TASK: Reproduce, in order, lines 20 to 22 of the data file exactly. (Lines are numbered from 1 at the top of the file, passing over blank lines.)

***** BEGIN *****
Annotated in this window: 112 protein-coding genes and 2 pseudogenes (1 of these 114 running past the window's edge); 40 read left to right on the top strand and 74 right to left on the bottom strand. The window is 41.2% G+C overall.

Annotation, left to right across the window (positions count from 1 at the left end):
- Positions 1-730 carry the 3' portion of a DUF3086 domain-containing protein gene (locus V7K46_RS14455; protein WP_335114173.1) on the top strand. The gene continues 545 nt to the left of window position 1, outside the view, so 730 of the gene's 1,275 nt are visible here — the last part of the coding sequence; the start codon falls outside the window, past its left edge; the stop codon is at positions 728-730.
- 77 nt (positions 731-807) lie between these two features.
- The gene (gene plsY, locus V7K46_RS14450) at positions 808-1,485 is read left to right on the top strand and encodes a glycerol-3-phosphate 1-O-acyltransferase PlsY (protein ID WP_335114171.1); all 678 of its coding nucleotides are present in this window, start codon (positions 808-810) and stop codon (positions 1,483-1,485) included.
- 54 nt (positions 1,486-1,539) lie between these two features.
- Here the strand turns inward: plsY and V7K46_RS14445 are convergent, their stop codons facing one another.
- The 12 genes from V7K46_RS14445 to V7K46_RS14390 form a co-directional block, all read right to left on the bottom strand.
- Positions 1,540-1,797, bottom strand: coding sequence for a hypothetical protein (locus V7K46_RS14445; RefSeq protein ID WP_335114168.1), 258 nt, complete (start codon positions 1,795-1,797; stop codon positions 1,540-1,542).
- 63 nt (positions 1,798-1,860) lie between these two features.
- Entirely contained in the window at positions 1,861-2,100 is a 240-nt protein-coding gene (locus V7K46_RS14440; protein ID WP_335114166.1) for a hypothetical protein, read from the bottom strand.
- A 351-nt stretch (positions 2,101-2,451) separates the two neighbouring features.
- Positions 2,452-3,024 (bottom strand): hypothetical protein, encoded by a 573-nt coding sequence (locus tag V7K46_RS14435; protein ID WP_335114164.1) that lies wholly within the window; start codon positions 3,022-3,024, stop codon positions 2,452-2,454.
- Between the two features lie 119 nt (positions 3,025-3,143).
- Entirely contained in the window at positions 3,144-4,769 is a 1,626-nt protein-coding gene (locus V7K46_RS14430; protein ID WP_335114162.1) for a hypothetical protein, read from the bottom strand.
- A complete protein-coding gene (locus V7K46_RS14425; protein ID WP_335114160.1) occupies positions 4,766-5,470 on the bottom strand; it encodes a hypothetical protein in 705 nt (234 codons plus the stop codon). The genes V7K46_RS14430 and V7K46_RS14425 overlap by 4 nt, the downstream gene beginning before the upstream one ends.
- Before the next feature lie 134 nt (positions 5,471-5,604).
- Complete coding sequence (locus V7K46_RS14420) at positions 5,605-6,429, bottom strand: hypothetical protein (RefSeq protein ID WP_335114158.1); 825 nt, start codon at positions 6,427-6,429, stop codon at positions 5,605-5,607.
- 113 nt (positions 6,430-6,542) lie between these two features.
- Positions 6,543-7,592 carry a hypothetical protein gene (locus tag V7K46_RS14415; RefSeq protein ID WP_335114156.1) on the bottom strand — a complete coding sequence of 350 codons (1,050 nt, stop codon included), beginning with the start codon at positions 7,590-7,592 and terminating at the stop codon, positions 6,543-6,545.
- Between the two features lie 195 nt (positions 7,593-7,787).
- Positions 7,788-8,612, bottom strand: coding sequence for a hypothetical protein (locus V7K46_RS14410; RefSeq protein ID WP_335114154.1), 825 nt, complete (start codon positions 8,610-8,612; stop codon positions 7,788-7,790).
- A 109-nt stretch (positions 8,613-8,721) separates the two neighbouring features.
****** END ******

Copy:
- Positions 6,543-7,592 carry a hypothetical protein gene (locus tag V7K46_RS14415; RefSeq protein ID WP_335114156.1) on the bottom strand — a complete coding sequence of 350 codons (1,050 nt, stop codon included), beginning with the start codon at positions 7,590-7,592 and terminating at the stop codon, positions 6,543-6,545.
- Between the two features lie 195 nt (positions 7,593-7,787).
- Positions 7,788-8,612, bottom strand: coding sequence for a hypothetical protein (locus V7K46_RS14410; RefSeq protein ID WP_335114154.1), 825 nt, complete (start codon positions 8,610-8,612; stop codon positions 7,788-7,790).